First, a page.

Late adult diagnosis deeply impacts a mature person's self-concept.  The diagnosis stirs up issues relating to the individual's childhood, adolescence, and adult experiences.  Those issues are far more complex than those of children, adolescents, or young adults none of whom have the kind of wear on their soles caused by trudging down the path of mature adult roles, responsibilities and expectations.

     I suggest that depending on how far along the post-diagnostic path late-diagnosed adults are, their reconsideration of their entire personhood profoundly affects what kind of counseling they may seek.

Why this paradigm won't work for the average young adult

     Modified counseling models first developed for children anddolescents and young adults don't address the needs of mature adults with complex lives.  At least not at first.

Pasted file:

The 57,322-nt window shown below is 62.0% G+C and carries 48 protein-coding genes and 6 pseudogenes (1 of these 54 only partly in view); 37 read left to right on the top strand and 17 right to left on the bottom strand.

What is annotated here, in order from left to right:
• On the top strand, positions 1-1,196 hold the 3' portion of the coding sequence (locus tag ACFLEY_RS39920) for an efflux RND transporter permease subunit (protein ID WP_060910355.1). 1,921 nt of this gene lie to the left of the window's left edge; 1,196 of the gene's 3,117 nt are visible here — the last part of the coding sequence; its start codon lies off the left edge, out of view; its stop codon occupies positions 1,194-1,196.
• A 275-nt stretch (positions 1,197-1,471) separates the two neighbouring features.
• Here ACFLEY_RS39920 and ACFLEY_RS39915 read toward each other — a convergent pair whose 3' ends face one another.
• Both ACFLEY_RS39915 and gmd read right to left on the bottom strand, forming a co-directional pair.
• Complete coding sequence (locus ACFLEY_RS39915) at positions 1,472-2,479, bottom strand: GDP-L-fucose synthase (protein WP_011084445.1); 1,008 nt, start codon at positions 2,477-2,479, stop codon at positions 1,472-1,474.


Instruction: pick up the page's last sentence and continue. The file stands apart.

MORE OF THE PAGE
These young adults are often equivocal about learning more about themselves as persons with the 'A' label.  With such persons, the counselor is also taking on the family of the young adult, along with major attachment and separation issues.  Group work with young adults has been shown to be effective in helping them move along through acceptance of the diagnosis combined with greater curiosity about AS as a condition. Such issues are not ordinarily a mature adult's primary issues immediately following diagnosis.

     They often have a life bereft of mature adult friendships.  They often exhibit a kind of childlike wonder and perseveration about their past.  They ruminate about it.  They engage in excessive navel-gazing.  While there are elements of self-determination stemming from self-discovery about this process, eventually, like Columbus in the new world I come from, and the convict progenitors that many of you are descended from here in Australia, you have to get off the boat and step on dry land.  Many such adults haven't done that, and they aren't about to do that any time soon.